Getting CUNY History Right
I write to express my appreciation for Shomial Ahmad’s first-rate piece of investigative journalism in the March Clarion on student activism at City College in the 1960s. Not only did she uncover a vital CCNY link to the historic Selma, Alabama, march in 1965 (including the wonderful photographic work of Stephen Somerstein), but she also placed the article correctly in the complicated context of City College in 1965. City’s student body was overwhelmingly white (by one estimate 99%), while its campus was situated in the midst of Harlem’s African-American and Puerto Rican communities that barely had access. Ahmad’s work reminds us of how important it is to have a clear-eyed understanding of CUNY’s actual history unclouded by overly romanticized visions of past political glories. Kudos for a fine piece of journalism and historical analysis.
Stephen Brier, Co-Director
CUNY Digital History Archive
We had a good turnout for the March 31 contract demonstration and everyone was very energized and enthusiastic. I was glad to learn that we were more than street theater – we gave out nearly 1,000 leaflets explaining our campaign to passersby. We’ve had some radio and print ads as well, but I don’t think we have gone nearly far enough in telling the community what is at stake here. In addition to wearing contract T-shirts to class [editor’s note: see contract article], we should involve students and their parents in our struggle by having ads in more languages than English, and in the ethnic and neighborhood newspapers.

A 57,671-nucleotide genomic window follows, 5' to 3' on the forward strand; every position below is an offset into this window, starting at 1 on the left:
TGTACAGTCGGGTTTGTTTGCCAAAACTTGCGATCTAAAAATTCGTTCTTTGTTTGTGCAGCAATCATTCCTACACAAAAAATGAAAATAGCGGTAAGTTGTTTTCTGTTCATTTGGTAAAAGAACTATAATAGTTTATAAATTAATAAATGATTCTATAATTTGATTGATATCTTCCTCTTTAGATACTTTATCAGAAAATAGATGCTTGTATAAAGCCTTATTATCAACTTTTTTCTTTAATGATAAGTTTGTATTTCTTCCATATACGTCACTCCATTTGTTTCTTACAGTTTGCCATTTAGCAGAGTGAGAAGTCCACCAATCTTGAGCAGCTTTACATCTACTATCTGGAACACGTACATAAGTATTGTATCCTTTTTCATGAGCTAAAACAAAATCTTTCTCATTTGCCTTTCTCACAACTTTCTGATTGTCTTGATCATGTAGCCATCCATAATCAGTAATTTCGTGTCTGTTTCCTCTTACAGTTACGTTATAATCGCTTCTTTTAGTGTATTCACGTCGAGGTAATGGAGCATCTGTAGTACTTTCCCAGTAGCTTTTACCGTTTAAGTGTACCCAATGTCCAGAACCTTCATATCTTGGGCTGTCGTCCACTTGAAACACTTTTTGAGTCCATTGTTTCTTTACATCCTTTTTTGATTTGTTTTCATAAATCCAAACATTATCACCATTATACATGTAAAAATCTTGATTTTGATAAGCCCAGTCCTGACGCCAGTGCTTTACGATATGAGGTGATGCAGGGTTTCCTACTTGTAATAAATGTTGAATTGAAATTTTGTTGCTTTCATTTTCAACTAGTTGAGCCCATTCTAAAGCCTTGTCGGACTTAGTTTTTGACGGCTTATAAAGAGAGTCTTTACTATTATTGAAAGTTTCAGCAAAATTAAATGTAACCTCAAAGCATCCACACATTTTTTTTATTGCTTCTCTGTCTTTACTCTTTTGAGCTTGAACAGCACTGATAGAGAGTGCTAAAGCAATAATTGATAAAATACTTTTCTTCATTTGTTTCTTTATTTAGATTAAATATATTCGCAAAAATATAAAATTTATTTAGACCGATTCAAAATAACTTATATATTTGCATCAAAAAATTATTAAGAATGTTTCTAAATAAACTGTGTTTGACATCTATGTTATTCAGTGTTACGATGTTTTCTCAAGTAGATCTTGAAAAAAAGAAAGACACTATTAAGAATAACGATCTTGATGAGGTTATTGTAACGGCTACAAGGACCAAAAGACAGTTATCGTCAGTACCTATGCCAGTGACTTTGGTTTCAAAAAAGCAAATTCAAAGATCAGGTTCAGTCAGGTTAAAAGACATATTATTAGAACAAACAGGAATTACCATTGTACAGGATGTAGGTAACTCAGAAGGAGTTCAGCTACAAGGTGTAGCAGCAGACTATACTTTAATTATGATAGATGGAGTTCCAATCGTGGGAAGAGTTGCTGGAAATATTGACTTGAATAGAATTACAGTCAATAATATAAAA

In addition, our fight for a fair contract is one that involves the whole labor movement. I saw representatives from DC 37 and ACT-UAW 7902 (The New School) at our march, but we should reach out for support from the other unions in New York City, especially those whose members work at CUNY, like carpenters, electricians, cafeteria workers and others. The PSC is not just fighting for the faculty, but for the survival of the institution of public higher education in New York City.